I would like to buy a long haired chihuahua. My son has one and I would like to raise one too. I live in York Pa. Please respond PJ Gryp
Tiny Teacup Pomeranian Puppies. From our family to yours. We have the best quality of tiny micro teacup Heavenly teacup Pomeranian puppies for sale. Healthy, happy and playful. pictures and info on all available puppies. Be ready to fall in LOVE! Allen
Couple looking for Long hair Chihuahua. Resonably priced.
Looking for adult applehead. Prefer white/tan color. Namcy
I would like to know the price of a long haired chihuahua so I can buy me one sometime before the summertime ends this year okay I really love small puppies and I really want a long haired chihuahua one day soon mary schaefer
The German Shorthaired Pointer is a sporting dog that was carefully developed by German hunters. Crossbreeding of the Old Spanish Pointer and a number of fine hunting dogs resulted in this superb dog breed. It is a pointer that hunts well on land and in water, requires little training to do so, and can thrive in a variety of climates.
German Shorthair Pointers have cheerful and loyal personalities. They have lots of energy, making them a good choice for active types. They make fine companions for both the hunter and non-hunter. The breed loves children and has become increasingly popular over the years as a family pet. They are wary of strangers, though usually not aggressive, and may chase unfamiliar animals. With proper training the German Shorthair Pointer can make a good watchdog. They do need human companionship and plenty of exercise.
When choosing a German Shorthaired Pointer, check bloodlines for hip dysplasia, epilepsy, eye and skin problems, and cancer.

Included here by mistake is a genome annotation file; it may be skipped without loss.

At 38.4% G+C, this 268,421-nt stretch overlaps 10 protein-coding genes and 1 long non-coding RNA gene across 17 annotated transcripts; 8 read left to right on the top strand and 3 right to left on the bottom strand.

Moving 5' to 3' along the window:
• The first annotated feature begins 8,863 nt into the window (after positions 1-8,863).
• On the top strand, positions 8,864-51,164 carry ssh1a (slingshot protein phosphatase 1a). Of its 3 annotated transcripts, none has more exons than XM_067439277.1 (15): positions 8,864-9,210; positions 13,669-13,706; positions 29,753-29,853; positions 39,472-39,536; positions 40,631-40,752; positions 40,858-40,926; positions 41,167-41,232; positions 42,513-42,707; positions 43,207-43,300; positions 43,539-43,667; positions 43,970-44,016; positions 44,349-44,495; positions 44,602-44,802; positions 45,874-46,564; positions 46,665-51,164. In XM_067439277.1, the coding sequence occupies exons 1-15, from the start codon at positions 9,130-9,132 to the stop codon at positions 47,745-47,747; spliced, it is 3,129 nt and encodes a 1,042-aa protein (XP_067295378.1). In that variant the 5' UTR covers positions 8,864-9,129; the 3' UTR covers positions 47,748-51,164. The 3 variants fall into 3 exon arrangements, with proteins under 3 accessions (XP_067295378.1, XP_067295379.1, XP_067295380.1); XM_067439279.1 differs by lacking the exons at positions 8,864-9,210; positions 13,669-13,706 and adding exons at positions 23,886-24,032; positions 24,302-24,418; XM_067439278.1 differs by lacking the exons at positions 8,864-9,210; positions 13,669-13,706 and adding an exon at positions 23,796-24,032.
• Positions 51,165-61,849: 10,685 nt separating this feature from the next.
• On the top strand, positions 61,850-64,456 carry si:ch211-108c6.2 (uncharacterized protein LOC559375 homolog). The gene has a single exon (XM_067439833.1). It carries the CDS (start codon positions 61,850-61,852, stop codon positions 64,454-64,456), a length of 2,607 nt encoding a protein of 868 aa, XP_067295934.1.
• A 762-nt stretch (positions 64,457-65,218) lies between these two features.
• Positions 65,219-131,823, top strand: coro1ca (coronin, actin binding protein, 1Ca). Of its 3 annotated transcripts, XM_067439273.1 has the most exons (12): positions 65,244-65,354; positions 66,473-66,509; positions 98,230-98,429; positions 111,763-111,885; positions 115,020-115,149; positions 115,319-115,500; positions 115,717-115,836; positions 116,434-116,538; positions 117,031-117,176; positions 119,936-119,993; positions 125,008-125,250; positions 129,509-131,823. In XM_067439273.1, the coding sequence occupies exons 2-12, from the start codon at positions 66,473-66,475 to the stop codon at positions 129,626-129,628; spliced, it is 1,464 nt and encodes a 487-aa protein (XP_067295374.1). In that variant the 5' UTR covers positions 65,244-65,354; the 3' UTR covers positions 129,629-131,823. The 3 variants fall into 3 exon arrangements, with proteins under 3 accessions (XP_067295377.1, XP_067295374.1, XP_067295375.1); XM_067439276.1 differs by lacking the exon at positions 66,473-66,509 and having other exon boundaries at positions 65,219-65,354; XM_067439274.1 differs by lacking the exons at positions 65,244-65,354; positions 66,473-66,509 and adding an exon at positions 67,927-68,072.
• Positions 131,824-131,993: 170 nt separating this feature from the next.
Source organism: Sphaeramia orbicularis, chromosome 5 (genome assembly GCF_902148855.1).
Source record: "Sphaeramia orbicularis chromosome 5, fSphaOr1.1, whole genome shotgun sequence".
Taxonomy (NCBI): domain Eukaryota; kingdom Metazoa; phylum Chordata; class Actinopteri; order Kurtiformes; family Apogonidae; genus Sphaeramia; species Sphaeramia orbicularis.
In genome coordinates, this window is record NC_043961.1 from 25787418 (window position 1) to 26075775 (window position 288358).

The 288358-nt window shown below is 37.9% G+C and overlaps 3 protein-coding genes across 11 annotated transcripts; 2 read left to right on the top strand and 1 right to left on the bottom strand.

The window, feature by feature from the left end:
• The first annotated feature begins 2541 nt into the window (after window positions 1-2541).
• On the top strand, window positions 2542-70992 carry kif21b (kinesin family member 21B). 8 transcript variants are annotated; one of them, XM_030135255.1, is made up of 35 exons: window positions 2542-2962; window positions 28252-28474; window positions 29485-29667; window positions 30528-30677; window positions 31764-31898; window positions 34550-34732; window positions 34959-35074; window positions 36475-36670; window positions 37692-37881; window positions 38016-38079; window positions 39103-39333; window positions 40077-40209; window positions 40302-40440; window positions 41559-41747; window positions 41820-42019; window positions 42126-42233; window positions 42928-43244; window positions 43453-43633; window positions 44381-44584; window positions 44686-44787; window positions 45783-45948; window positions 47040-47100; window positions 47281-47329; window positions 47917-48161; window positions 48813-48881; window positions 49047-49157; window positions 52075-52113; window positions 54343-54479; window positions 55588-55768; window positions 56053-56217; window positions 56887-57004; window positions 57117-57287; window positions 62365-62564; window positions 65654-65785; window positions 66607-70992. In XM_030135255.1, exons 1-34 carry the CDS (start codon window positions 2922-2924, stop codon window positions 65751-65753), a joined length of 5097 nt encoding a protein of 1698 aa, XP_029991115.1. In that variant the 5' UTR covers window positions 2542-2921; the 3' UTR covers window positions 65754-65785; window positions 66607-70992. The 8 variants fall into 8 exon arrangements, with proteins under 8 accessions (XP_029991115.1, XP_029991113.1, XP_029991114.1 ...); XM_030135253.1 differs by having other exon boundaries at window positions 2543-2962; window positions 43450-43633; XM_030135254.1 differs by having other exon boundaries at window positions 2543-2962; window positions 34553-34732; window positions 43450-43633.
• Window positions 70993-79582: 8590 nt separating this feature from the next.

Common Name(s) German Shorthaired Pointer, Deutsch Kurzhaar, Vorstehhund
Breed Type The German Shorthaired Pointer is a sporting dog. Carefully developed by German hunters, this breed can thrive in a variety of climates.
Background The German Shorthaired Pointer is the result of crossbreeding of a number of fine hunting dogs by German hunters. Its most certain descendent is the Old Spanish Pointer, and its lineage may also include French and Scandinavian breeds, the Foxhound, and the English Pointer. These breeding efforts produced a dog that hunts well on land and in water, requiring little training to do so.
Description German Shorthaired Pointers have sleek, well-balanced builds. They have long muzzles, brown, almond-shaped eyes, a brown nose, and broad, fairly long ears that sit high on the head. The coat is short and smooth, and comes in solid liver, liver and white, patched, ticked, or roan. No colors other than liver and white should be found in the coat. Male German Shorthaired Pointers measure 23 to 25 inches tall and weigh 55 to 70 pounds. Females are 21 to 23 inches tall and weigh 45 to 60 pounds.